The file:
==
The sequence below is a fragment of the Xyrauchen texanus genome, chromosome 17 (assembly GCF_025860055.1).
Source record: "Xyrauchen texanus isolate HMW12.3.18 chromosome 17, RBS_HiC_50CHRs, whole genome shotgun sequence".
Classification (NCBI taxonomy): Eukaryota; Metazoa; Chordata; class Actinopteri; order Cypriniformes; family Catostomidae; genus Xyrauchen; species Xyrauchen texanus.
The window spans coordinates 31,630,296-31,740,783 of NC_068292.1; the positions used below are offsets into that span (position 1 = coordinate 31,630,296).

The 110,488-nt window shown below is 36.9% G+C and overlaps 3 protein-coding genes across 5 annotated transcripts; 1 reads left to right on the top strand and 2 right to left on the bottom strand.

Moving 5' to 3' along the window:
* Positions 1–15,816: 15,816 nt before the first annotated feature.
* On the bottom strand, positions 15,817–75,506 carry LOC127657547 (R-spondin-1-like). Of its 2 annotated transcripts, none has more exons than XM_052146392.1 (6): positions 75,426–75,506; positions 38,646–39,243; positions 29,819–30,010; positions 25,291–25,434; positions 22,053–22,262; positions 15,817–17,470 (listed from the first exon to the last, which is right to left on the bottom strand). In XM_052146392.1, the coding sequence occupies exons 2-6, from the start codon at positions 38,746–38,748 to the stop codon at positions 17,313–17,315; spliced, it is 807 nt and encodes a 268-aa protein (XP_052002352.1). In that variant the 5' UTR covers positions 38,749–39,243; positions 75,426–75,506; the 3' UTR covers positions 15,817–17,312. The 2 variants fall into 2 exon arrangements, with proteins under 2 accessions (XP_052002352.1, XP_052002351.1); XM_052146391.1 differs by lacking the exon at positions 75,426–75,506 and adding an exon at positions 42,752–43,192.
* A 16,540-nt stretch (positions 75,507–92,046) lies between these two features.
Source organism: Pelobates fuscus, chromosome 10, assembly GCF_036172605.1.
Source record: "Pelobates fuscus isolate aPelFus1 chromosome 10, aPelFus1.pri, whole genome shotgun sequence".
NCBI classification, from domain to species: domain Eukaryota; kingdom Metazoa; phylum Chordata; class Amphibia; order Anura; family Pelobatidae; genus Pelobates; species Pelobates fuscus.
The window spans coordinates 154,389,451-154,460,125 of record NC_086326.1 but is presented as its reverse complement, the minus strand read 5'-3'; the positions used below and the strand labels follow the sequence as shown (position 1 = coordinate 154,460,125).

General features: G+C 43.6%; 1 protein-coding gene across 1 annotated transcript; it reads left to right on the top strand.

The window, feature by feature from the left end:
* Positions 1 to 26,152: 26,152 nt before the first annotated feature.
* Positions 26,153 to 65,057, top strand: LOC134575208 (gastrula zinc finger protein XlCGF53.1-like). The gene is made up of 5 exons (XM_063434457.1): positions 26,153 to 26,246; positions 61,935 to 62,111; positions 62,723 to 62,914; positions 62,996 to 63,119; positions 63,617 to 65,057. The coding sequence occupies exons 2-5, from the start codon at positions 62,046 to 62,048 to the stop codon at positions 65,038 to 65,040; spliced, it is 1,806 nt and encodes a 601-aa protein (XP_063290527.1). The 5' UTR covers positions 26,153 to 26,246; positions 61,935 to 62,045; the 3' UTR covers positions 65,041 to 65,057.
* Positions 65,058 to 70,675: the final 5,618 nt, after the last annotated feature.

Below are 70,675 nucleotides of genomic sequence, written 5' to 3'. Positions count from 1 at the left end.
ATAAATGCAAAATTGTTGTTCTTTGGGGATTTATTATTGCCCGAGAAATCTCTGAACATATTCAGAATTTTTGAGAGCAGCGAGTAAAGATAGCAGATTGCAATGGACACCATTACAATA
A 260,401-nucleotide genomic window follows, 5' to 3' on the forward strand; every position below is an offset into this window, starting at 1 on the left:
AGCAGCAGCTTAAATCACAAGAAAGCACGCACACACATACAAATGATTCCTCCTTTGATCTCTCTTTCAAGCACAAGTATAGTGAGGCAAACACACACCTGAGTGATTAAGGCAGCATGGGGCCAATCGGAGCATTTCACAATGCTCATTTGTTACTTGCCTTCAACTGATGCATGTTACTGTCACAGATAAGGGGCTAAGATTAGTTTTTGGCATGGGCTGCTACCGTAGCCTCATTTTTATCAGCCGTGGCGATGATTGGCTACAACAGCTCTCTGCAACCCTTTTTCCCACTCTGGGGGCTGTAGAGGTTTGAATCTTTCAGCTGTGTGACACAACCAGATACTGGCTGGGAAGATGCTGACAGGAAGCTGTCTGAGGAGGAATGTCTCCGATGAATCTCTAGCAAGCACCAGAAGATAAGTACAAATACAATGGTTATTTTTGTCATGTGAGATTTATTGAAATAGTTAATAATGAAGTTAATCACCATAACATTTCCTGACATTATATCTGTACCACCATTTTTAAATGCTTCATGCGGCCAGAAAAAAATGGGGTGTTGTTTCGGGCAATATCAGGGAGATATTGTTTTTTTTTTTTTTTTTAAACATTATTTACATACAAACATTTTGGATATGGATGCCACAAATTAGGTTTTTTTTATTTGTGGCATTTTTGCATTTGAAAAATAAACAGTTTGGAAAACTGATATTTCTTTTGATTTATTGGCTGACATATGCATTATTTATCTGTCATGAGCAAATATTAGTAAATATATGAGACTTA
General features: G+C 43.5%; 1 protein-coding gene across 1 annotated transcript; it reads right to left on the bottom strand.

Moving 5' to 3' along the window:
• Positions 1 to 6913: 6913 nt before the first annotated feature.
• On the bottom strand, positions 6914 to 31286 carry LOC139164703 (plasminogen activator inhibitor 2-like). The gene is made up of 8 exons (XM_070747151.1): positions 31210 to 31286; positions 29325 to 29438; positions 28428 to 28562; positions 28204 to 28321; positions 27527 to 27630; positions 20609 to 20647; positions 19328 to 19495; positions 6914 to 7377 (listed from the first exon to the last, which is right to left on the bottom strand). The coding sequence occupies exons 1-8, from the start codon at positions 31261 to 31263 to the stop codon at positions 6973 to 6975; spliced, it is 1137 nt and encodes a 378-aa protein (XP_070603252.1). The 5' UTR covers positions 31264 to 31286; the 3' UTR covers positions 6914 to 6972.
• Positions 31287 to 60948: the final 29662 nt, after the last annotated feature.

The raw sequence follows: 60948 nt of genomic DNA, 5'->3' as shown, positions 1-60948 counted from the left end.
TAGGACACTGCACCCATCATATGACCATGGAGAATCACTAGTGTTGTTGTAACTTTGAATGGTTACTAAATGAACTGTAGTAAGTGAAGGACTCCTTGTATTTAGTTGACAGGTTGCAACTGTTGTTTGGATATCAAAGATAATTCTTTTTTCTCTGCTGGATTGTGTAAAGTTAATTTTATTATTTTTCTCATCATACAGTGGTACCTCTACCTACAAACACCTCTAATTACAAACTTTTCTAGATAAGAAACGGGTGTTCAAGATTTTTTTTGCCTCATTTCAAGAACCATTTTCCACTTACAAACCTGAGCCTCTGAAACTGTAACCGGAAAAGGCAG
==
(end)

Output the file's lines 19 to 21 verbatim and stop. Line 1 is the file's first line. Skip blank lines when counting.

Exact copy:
Below are 70,675 nucleotides of genomic sequence, written 5' to 3'. Positions count from 1 at the left end.
ATAAATGCAAAATTGTTGTTCTTTGGGGATTTATTATTGCCCGAGAAATCTCTGAACATATTCAGAATTTTTGAGAGCAGCGAGTAAAGATAGCAGATTGCAATGGACACCATTACAATA
A 260,401-nucleotide genomic window follows, 5' to 3' on the forward strand; every position below is an offset into this window, starting at 1 on the left: